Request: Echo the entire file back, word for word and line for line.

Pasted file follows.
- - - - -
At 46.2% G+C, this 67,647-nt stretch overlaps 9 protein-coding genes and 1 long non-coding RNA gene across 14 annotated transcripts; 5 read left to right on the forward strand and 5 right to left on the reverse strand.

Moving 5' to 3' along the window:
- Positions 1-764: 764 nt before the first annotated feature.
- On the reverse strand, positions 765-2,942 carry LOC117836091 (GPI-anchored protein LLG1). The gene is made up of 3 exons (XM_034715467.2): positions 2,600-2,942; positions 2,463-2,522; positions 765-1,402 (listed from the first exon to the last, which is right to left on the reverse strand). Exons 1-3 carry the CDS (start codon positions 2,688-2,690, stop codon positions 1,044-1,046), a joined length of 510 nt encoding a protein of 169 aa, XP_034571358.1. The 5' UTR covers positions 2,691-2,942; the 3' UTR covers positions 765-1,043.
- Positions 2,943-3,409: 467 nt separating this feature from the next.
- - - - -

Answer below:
At 46.2% G+C, this 67,647-nt stretch overlaps 9 protein-coding genes and 1 long non-coding RNA gene across 14 annotated transcripts; 5 read left to right on the forward strand and 5 right to left on the reverse strand.

Moving 5' to 3' along the window:
- Positions 1-764: 764 nt before the first annotated feature.
- On the reverse strand, positions 765-2,942 carry LOC117836091 (GPI-anchored protein LLG1). The gene is made up of 3 exons (XM_034715467.2): positions 2,600-2,942; positions 2,463-2,522; positions 765-1,402 (listed from the first exon to the last, which is right to left on the reverse strand). Exons 1-3 carry the CDS (start codon positions 2,688-2,690, stop codon positions 1,044-1,046), a joined length of 510 nt encoding a protein of 169 aa, XP_034571358.1. The 5' UTR covers positions 2,691-2,942; the 3' UTR covers positions 765-1,043.
- Positions 2,943-3,409: 467 nt separating this feature from the next.